I first met Rabbi Dr Sacks as an under graduate at Jews College, over 30 years ago and it was whilst initially struggling to understand most of the philosophical concepts he was teaching that I came to understand just how lucky I was to be there.
He came alive during those lectures, he inspired and challenged us and it was clear that he himself loved every minute.
The vision of his secretary appearing at the end of each lecture to remind him of his next appointment and him trying desperately to avoid her disapproving gaze so that he could spend a few extra minutes with us, his students is something I will always remember.
Everyone knows how important Rabbi Sacks thought Jewish schools are and how his mantra of, ‘needing schools to defend a civilization’ was at the very heart of what he held dear. Not everyone knows how he would annually visit his Jewish schools to talk to the pupils to inspire them to think, to learn and to act. To see Rabbi Sacks interact with young people, answering their questions by really listening to them was completely inspiring, he taught me that and I will always be grateful for it. The cleverest person I have ever met, there appeared to be no subject with which he was not knowledgeable and this made young people warm to him and want to hear more.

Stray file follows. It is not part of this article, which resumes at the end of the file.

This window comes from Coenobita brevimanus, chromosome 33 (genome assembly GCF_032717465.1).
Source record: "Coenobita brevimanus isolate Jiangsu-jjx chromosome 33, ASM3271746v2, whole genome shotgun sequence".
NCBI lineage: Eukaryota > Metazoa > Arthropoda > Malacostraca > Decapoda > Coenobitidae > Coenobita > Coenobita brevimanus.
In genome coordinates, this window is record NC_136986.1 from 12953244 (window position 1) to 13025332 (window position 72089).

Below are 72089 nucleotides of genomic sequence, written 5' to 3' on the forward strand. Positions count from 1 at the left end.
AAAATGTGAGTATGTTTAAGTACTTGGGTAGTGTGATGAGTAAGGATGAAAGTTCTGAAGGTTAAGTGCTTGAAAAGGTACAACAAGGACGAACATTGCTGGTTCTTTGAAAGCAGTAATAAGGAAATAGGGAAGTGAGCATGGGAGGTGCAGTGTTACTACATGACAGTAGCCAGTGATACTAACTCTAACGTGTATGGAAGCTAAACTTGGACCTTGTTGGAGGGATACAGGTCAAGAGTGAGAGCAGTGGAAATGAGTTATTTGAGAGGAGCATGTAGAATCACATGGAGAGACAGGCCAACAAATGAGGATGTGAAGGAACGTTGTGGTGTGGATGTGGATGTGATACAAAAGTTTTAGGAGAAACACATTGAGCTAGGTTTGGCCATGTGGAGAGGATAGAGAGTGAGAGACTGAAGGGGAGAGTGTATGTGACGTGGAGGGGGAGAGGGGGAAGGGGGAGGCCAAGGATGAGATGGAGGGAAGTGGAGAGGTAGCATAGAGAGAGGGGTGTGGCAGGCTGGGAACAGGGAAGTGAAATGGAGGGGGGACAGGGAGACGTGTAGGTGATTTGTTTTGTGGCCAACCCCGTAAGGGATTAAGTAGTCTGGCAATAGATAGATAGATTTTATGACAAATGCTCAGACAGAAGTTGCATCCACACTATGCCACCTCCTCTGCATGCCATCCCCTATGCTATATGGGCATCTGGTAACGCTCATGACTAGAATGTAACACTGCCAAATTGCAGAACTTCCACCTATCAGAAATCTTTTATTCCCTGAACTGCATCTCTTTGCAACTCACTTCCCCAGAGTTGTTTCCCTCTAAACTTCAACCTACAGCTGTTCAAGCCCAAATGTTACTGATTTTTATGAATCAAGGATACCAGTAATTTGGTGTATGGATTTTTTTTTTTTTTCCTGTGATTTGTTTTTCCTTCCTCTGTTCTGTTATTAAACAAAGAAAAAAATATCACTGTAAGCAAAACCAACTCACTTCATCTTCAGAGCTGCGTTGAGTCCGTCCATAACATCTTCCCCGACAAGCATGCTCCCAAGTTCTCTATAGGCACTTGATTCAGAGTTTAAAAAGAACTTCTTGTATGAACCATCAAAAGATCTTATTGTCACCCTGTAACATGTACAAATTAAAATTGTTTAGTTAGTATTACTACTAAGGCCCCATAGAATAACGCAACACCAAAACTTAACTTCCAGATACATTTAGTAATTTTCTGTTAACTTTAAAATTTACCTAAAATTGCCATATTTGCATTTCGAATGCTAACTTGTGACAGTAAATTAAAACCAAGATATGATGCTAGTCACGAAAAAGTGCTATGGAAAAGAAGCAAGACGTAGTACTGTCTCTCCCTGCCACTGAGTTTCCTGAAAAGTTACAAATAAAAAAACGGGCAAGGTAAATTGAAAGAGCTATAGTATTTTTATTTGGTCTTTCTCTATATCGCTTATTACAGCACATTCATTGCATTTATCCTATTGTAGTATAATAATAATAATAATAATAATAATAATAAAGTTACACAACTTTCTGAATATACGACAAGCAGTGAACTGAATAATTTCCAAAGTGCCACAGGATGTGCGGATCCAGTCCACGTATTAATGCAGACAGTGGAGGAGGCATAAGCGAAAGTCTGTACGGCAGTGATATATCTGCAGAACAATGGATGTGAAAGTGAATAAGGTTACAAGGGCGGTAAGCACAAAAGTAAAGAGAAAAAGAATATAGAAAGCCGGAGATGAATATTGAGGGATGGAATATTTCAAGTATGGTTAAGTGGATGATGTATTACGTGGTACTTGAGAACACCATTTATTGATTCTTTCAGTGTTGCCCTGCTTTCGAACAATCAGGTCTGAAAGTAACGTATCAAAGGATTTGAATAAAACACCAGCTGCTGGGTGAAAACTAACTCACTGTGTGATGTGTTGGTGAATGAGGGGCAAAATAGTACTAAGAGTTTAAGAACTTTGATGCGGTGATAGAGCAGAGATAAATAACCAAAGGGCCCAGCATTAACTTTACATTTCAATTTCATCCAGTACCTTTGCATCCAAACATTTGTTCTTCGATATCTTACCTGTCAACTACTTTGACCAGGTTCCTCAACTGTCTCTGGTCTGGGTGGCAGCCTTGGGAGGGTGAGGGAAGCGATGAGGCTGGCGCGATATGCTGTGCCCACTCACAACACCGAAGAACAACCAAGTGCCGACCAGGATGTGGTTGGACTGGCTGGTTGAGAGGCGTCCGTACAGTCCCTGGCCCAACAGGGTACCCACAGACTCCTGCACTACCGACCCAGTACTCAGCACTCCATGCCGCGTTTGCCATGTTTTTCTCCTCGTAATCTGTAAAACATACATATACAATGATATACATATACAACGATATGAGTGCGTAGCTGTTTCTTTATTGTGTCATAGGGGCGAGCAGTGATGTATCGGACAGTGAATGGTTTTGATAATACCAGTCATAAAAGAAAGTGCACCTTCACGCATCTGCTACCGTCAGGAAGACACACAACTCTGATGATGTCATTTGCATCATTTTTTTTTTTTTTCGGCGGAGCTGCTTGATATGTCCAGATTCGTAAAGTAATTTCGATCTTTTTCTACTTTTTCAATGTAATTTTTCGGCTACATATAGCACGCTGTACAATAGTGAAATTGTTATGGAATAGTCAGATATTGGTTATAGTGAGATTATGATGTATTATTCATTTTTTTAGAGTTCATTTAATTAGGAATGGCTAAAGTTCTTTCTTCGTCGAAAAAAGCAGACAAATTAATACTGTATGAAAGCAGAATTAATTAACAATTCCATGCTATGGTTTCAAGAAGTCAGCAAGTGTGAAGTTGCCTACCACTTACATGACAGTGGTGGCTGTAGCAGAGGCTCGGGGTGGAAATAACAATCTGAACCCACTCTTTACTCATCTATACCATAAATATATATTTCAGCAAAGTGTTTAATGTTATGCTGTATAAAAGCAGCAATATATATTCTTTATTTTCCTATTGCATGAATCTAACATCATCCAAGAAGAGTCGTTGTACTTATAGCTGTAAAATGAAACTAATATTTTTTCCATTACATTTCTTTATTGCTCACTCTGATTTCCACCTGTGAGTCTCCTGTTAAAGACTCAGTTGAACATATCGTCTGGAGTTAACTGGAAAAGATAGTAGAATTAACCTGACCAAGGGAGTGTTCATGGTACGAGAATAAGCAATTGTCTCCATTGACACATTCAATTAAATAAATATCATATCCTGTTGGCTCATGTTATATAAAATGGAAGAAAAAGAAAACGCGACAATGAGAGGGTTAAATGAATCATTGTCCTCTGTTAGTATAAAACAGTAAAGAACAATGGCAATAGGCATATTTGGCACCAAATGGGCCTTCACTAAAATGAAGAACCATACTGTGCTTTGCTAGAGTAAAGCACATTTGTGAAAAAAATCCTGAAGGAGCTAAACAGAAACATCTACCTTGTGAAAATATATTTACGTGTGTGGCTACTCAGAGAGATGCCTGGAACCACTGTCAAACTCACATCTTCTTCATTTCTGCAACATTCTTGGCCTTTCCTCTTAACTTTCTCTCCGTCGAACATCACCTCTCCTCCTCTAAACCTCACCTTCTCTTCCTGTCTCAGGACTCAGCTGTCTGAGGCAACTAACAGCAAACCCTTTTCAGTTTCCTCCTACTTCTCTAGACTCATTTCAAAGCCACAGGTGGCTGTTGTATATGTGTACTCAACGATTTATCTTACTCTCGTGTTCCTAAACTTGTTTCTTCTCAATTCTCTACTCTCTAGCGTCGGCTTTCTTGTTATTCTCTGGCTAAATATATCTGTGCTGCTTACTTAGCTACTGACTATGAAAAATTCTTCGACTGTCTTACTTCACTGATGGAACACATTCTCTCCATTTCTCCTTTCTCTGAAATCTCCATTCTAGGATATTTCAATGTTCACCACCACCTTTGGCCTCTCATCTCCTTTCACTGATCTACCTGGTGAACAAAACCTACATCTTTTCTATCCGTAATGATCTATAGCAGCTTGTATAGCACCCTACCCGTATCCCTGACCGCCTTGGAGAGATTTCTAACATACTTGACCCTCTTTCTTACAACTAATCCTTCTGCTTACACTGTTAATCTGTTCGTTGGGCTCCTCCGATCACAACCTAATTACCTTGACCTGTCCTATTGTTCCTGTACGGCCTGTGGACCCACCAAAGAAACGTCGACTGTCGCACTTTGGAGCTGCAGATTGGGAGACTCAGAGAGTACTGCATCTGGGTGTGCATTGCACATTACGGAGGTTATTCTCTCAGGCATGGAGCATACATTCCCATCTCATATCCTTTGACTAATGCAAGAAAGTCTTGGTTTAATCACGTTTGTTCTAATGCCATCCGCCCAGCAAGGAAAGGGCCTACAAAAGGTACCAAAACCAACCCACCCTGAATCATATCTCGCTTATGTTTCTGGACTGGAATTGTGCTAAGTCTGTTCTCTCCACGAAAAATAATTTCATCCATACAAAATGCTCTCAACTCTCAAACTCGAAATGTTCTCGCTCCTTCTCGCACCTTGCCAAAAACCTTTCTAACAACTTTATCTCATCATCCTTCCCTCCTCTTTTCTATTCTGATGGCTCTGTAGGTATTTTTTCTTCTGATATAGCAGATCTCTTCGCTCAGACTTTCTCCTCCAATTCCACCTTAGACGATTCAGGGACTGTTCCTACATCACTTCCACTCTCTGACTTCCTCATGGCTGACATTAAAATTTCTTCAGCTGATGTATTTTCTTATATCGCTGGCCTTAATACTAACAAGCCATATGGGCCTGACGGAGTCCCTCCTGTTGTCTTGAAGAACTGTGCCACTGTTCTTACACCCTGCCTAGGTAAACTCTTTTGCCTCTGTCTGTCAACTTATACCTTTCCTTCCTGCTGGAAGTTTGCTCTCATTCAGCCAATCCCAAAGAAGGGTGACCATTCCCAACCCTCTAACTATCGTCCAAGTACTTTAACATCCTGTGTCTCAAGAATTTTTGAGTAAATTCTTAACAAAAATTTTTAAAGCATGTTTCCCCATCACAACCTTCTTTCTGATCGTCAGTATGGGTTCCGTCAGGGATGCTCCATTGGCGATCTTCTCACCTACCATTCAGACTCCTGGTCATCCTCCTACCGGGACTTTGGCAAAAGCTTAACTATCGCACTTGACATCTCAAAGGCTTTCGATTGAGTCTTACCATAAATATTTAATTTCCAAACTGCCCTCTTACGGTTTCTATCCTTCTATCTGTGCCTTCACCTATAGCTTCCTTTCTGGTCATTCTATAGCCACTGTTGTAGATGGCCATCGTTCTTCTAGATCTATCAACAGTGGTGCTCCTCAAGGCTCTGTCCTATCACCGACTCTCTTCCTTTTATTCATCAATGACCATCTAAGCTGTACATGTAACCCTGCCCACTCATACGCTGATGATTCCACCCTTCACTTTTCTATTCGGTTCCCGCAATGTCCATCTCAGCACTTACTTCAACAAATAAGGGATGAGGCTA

Rabbi Sacks always encouraged me personally; he was interested in what I was doing and was always kind. While Chief Rabbi his regular telephone calls to express his pride in what the school was achieving were very special and always inspired me.
Jewish education has lost its greatest champion. However, he has set us on the path, given us the tools and it is now our job to ensure that our schools continue to inspire the next generation.
Twenty five years ago Rabbi Sacks asked, ‘Will we have Jewish Grandchildren’, through his inspiration Jewish schools will continue to do everything they can to make sure that we will.
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